Kenyans sacrificed for territory and votes in Marsabit County
(Institute for Security Studies (ISS) Africa) — Close to 40 people have been killed, schools closed and livelihoods destroyed through ethnic violence in Kenya’s vast Marsabit County over recent months. Without decisive state intervention, the killings will probably continue.
While the violence could be politically motivated, no high-level national government official has visited the area. It appears the warring communities have been left to their own devices to make war or broker peace. It was hoped that the Kenyan government’s 26 June statement of intent would momentarily lull attacks between two rival communities in Marsabit County along the country’s northern border with Ethiopia. But the violence has continued.
The conflict appears increasingly to be driven by politically instigated ethnic territorial expansion (illegal settlements) and a contest to increase voter numbers for the 2022 elections. The county’s last two polls stand out for their acrimony and ethnic animosity, which have grown to untenable levels.
One of the latest incidents was the killing of 11 Gabra elders on a peace mission in May. The attack marked a flare-up in periodic fighting between Gabra and Borana ethnic communities living in Kenya’s largest county and Ethiopia’s Oromia region. The killings reversed the momentum in peace efforts achieved this year led by Kenyan and Ethiopian local authorities.
Conflict sites in Kenya’s Marsabit County
(click on the map for the full size image)
The elders left the border town of Forolle on 6 May to discuss peace with their Borana counterparts on the Ethiopian side of the border after a spillover of violence. Residents told the Institute for Security Studies (ISS) that the elders were rendered vulnerable after the national government in April disarmed police reservists who would normally offer them security.
The Kenyan government denied that the elders were killed in Kenya. Ethiopian authorities insisted that the killings took place on the Kenyan side, which was later confirmed by media reports. The perpetrators were believed to be from Ethiopia. Over the years, the rivalry between the Gabra and Borana has often spilled over into both countries.
The violence can be traced back to 12 July 2005, the day Borana raiders killed about 60 Gabra residents of Turbi town. These killings were sparked by revenge attacks that followed the murder of a Gabra man. National government’s inaction at the time led to a souring of relations between two communities who had co-existed despite a long history of cattle rustling and banditry.
The link between the conflict and elections came during the last two polls held in 2013 and 2017 under Kenya’s devolved system of government. During these elections, the dominant Gabra community was pitted against the Borana and both formed alliances with minority ethnic groups. At the time, the sophisticated weapons used by community members rendered local security forces helpless and the Kenya Defence Forces had to use air power to stop the fighting.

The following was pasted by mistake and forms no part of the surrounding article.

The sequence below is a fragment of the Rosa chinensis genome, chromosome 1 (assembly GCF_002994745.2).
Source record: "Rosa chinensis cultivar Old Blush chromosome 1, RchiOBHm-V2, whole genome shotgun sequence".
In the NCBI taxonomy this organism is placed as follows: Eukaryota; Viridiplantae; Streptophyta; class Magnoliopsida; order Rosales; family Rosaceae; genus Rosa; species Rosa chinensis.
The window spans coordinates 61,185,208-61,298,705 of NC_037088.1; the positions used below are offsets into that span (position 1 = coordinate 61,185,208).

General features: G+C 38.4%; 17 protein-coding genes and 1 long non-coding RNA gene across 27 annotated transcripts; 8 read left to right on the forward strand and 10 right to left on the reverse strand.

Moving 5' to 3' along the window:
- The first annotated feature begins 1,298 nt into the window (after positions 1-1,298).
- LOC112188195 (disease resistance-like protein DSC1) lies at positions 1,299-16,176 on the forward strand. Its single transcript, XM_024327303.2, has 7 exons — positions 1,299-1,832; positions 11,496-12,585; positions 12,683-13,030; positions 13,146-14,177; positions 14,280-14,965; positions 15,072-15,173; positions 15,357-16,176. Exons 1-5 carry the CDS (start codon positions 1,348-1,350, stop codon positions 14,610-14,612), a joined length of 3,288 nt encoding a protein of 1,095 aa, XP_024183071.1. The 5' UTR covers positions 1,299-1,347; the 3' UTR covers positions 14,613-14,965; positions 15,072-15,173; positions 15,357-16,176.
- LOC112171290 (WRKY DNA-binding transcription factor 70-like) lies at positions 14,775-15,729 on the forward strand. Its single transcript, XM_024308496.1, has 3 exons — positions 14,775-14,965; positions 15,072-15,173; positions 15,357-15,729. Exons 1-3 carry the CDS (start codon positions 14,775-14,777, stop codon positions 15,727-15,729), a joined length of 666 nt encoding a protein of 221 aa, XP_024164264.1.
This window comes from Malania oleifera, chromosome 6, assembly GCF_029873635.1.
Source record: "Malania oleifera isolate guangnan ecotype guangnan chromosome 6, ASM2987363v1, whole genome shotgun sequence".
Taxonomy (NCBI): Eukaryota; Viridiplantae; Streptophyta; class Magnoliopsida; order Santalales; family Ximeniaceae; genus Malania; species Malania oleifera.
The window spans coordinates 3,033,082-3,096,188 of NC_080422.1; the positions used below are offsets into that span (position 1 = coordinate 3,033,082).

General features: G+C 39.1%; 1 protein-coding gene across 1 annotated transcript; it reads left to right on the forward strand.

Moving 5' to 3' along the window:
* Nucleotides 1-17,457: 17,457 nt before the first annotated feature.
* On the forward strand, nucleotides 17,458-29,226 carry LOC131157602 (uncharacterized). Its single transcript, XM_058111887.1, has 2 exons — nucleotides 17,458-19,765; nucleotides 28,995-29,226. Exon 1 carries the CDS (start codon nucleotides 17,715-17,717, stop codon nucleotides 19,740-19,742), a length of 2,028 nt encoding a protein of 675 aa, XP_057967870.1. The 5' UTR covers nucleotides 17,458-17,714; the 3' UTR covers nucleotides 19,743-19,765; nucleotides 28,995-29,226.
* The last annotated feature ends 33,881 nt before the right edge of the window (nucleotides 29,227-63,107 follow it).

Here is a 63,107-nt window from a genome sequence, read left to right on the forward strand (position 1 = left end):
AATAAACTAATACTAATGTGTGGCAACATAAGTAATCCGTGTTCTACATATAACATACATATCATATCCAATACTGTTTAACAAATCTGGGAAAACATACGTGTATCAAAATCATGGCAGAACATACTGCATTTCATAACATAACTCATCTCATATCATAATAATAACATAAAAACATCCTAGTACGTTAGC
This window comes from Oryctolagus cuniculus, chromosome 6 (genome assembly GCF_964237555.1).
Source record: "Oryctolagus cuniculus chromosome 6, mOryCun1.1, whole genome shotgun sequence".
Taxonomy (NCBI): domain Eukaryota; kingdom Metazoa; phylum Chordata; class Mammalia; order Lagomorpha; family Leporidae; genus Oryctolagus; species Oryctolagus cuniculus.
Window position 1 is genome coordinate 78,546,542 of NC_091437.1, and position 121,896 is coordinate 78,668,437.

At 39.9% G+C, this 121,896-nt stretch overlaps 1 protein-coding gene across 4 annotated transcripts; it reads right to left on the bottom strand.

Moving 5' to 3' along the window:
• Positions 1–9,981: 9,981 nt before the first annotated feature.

Now the violence threatens to spiral out of control in an environment marred by mutual mistrust and suspicion. Knee-jerk decisions by the national government, like disarming local police reservists, have done little to calm the situation. Violent conflicts have also occurred between the Gabra and Dassanatch in the lower part of the county.
Although local politicians have been arrested for political incitement, and meetings have been held between local leaders and interfaith groups, as well as Kenyan and Ethiopian government officials, peace remains elusive. A cross-border peace initiative that met on 1 July with financial support from the United Nations Development Programme (UNDP) does however signal hope. A decision to set up a community-based peace committee is encouraging although it will need full government support to work.
Kenya’s interior cabinet secretary Fred Matiangi on 26 June stressed the need for a peace process spearheaded by senior government officials from both Kenya and Ethiopia. This is however unlikely to be achieved by merely pledging ‘to visit the county shortly’ and issuing a directive that ‘cross-border meetings between stakeholders from Kenya and Ethiopia in the Marsabit area be attended at the highest level by the national government administration’.
In Kenya, like elsewhere, election victory guarantees decision-making power in a county. With ethnicity being the key political card, there have been elaborate preparations for the 2022 elections of county assembly representatives, senators and governors, and members of the national assembly.
Residents told the ISS that politicians from both communities encourage clansmen from across the border to settle in the border areas of Marsabit County to swell voter numbers. The outsiders also provide additional manpower to their Kenyan kinsmen for attacks against political rivals. The politics of ethnicity has dominated previous election campaigns and politicians from both communities did little to promote unity and harmony in the county government.
The UNDP-funded peace initiative needs the participation of credible community leaders and the full support of Nairobi and Addis Ababa. All those involved must ensure transparency and accountability in the cross-border peace process. Bringing peace to Marsabit County will also require Kenya and Ethiopia to enhance control of their common border and hold local leaders to account.